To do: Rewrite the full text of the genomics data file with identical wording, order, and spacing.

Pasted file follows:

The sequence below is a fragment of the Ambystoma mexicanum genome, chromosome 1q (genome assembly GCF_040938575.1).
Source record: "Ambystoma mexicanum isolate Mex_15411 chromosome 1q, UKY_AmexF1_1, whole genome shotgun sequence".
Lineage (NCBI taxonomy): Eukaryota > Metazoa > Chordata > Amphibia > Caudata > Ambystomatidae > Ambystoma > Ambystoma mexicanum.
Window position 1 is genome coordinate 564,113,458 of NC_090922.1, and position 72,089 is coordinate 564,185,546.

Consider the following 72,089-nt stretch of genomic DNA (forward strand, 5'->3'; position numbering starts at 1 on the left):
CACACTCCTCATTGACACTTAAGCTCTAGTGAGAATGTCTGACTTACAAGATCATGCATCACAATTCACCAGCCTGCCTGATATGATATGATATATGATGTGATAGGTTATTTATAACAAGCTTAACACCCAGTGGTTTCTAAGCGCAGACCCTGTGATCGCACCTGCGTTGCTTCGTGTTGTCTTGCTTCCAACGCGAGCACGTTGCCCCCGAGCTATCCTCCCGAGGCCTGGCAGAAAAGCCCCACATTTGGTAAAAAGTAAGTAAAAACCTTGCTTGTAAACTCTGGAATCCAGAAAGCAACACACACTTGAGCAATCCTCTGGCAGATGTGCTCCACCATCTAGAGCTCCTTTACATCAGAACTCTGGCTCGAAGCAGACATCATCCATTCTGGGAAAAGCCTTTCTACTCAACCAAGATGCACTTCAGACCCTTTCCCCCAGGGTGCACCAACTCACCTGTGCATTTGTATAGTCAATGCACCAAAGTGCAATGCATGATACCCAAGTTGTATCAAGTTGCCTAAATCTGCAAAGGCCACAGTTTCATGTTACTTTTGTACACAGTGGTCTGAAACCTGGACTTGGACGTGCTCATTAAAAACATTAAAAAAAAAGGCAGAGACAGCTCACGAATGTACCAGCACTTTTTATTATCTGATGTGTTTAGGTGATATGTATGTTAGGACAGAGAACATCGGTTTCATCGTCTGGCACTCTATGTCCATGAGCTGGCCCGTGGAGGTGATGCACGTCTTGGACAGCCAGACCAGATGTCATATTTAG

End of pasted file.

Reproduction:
The sequence below is a fragment of the Ambystoma mexicanum genome, chromosome 1q (genome assembly GCF_040938575.1).
Source record: "Ambystoma mexicanum isolate Mex_15411 chromosome 1q, UKY_AmexF1_1, whole genome shotgun sequence".
Lineage (NCBI taxonomy): Eukaryota > Metazoa > Chordata > Amphibia > Caudata > Ambystomatidae > Ambystoma > Ambystoma mexicanum.
Window position 1 is genome coordinate 564,113,458 of NC_090922.1, and position 72,089 is coordinate 564,185,546.

Consider the following 72,089-nt stretch of genomic DNA (forward strand, 5'->3'; position numbering starts at 1 on the left):
CACACTCCTCATTGACACTTAAGCTCTAGTGAGAATGTCTGACTTACAAGATCATGCATCACAATTCACCAGCCTGCCTGATATGATATGATATATGATGTGATAGGTTATTTATAACAAGCTTAACACCCAGTGGTTTCTAAGCGCAGACCCTGTGATCGCACCTGCGTTGCTTCGTGTTGTCTTGCTTCCAACGCGAGCACGTTGCCCCCGAGCTATCCTCCCGAGGCCTGGCAGAAAAGCCCCACATTTGGTAAAAAGTAAGTAAAAACCTTGCTTGTAAACTCTGGAATCCAGAAAGCAACACACACTTGAGCAATCCTCTGGCAGATGTGCTCCACCATCTAGAGCTCCTTTACATCAGAACTCTGGCTCGAAGCAGACATCATCCATTCTGGGAAAAGCCTTTCTACTCAACCAAGATGCACTTCAGACCCTTTCCCCCAGGGTGCACCAACTCACCTGTGCATTTGTATAGTCAATGCACCAAAGTGCAATGCATGATACCCAAGTTGTATCAAGTTGCCTAAATCTGCAAAGGCCACAGTTTCATGTTACTTTTGTACACAGTGGTCTGAAACCTGGACTTGGACGTGCTCATTAAAAACATTAAAAAAAAAGGCAGAGACAGCTCACGAATGTACCAGCACTTTTTATTATCTGATGTGTTTAGGTGATATGTATGTTAGGACAGAGAACATCGGTTTCATCGTCTGGCACTCTATGTCCATGAGCTGGCCCGTGGAGGTGATGCACGTCTTGGACAGCCAGACCAGATGTCATATTTAG